We squat at the mouth of the open gutter. Our backs are to the dirt road, our legs folded beneath us like overgrown frogs in dirtied pants. I lean forward from my squat, pointing at a rather large tadpole: “There!” Sani sucks in fuel from his running nose, hawks a thick glob and hurls it at our victim, rippling the sea of foul-smelling wastewater. He giggles and nudges me, thankful. My turn. I scan the sewage for my prey, squinting to see beneath my reflection and that of the setting sun. I roll my ball of phlegm, pushing forward with my tongue and readying for the launch. I do not hear the din of a frightened throng of witnesses. I do not hear the roar of truck engines approaching us. I do not take notice of Sani’s warning nudge; my eyes are on the hunt. When Sani jumps to his feet, though, I begin a slow intake of my now noisy neighbourhood, mildly irritated that my tadpole got away. Two trucks stop in the middle of our road and gaunt men jump to the ground, clad in the greyscale of the Resistance. Their arms are heavy with rifles and their shoulders shine with rows of ammunition belts. He steps forward from their midst and grins, growling a guttural Hausa from a tobacco sore throat. A few mothers flinch; he said the same thing months ago when he stole away their children: “I will give you strength. I will give you power.”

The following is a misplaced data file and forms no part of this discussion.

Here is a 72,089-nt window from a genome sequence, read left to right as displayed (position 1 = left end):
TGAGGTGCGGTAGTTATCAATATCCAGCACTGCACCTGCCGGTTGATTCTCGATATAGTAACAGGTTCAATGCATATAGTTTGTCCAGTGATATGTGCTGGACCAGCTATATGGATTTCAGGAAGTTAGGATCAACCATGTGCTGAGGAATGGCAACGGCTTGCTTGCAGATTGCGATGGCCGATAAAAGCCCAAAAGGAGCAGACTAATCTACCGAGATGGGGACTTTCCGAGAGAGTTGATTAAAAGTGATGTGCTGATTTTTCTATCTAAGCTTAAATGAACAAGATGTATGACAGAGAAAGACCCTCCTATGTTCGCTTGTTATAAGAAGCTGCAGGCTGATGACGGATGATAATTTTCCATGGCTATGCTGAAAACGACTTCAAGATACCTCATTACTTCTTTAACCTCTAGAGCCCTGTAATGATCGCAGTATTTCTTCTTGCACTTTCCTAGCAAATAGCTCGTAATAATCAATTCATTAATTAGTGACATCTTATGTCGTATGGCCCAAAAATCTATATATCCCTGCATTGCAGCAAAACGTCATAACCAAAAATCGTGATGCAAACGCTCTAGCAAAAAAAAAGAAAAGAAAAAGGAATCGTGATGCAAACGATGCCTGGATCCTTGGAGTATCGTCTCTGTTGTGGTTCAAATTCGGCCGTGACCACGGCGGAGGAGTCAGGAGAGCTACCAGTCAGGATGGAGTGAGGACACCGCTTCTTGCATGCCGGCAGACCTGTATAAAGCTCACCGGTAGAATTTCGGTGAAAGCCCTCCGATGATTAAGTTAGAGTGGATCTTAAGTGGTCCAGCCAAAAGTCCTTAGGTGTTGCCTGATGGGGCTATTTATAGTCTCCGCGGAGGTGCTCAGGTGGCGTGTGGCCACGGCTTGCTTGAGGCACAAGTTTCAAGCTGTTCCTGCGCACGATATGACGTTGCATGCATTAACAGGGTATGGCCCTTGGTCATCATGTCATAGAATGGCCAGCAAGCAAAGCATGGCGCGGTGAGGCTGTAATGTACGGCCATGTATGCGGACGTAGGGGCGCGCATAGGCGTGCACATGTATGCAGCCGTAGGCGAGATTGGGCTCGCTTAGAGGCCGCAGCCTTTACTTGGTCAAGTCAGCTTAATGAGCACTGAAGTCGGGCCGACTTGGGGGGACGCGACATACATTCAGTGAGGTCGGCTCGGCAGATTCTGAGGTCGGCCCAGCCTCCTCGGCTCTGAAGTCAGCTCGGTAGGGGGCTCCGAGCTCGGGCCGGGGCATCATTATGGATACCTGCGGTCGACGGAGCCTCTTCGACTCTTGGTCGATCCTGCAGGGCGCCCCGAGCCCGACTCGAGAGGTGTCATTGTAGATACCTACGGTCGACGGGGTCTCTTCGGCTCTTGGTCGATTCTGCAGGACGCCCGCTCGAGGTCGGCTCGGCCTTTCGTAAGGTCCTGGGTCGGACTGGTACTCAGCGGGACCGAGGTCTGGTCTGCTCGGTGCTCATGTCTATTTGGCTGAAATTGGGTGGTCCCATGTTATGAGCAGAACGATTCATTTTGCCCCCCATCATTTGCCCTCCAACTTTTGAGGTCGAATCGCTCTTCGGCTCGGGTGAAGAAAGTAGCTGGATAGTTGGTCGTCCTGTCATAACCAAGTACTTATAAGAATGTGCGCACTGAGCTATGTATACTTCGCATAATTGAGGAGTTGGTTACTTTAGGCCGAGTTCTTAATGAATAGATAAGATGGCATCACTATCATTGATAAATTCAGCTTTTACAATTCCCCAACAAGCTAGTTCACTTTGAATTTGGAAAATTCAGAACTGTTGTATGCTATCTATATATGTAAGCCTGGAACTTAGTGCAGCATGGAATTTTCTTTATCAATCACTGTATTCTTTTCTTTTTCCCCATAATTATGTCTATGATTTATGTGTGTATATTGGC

In the year that Batu stole away my childhood, we were forced to raid towns camouflaged as federal soldiers, searching out the non-Hausa. “They are weak! We will chase them from our lands. They do not own this place. We will show our superiority. We will show our strength. Strength comes from the kill”, Batu would growl, “power belongs to us!” He would cleanse our towns; his war was holy. His horde would get excited at the thought of burning homes and charring flesh. “Daukaka!” They would shout, “Glory!”, and toss us rifles in amusement as we dribbled salt-rain on our uniforms inside out, in innocence. And when I stopped wetting myself, it was for fear of the herd. But Batu commanded, we would pillage, molest and maim. And whatever seemed good we would take. After a series of raids, he ordered that we wear our own greyscale brazenly. That providence supported us.
Curse him that led us away from home. That molested our memories. There was no day we did not fear, the underlings, death. None that I did not sleep less in anxiety. But he would urge us on. Where we were feeble, he was bold; a conqueror. What is valour? What is glory? Are they not folly when the earth gorges on our blood? But Batu would not fail, they said. So I followed him, I and other fools, blindly. Ah. In the day that the federal troops poured against us and I saw the insides of a man’s head; the sweltering Sun was more comfort than Batu’s failing courage. He was lying crumpled when I found him, his uniform caked and brown, foul with the smell of corruption and singed copper- and pleading for the mercy of death.
Batu was wrong. The strong do not plead. Not for mercy. The strong grant mercy, I have learned. Strength is born of will; power from guts. I surrendered, willingly. Infidel? Ah, no. I quit the war. But I am Soldier still; I am he that survives.
“For brave men and boys, whose curse is to war.”
-The Insanity Exhibition, November 2016.
Artwork by Kenart